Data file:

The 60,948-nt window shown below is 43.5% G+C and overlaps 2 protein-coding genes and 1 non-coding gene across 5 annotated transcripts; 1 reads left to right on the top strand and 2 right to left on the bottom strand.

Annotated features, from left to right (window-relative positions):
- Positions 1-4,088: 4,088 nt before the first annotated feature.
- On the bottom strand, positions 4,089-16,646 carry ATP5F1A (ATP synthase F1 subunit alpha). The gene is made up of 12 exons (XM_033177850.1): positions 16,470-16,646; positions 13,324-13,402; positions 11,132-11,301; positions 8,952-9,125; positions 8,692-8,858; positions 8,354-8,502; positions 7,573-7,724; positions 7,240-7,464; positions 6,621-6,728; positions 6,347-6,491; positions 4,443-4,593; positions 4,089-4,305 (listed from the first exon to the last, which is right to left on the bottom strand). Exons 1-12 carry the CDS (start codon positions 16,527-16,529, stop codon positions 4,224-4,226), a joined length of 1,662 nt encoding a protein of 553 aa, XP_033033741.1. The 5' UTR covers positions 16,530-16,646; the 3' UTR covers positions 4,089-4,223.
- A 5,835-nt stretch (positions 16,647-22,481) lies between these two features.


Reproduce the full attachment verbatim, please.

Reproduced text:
The 60,948-nt window shown below is 43.5% G+C and overlaps 2 protein-coding genes and 1 non-coding gene across 5 annotated transcripts; 1 reads left to right on the top strand and 2 right to left on the bottom strand.

Annotated features, from left to right (window-relative positions):
- Positions 1-4,088: 4,088 nt before the first annotated feature.
- On the bottom strand, positions 4,089-16,646 carry ATP5F1A (ATP synthase F1 subunit alpha). The gene is made up of 12 exons (XM_033177850.1): positions 16,470-16,646; positions 13,324-13,402; positions 11,132-11,301; positions 8,952-9,125; positions 8,692-8,858; positions 8,354-8,502; positions 7,573-7,724; positions 7,240-7,464; positions 6,621-6,728; positions 6,347-6,491; positions 4,443-4,593; positions 4,089-4,305 (listed from the first exon to the last, which is right to left on the bottom strand). Exons 1-12 carry the CDS (start codon positions 16,527-16,529, stop codon positions 4,224-4,226), a joined length of 1,662 nt encoding a protein of 553 aa, XP_033033741.1. The 5' UTR covers positions 16,530-16,646; the 3' UTR covers positions 4,089-4,223.
- A 5,835-nt stretch (positions 16,647-22,481) lies between these two features.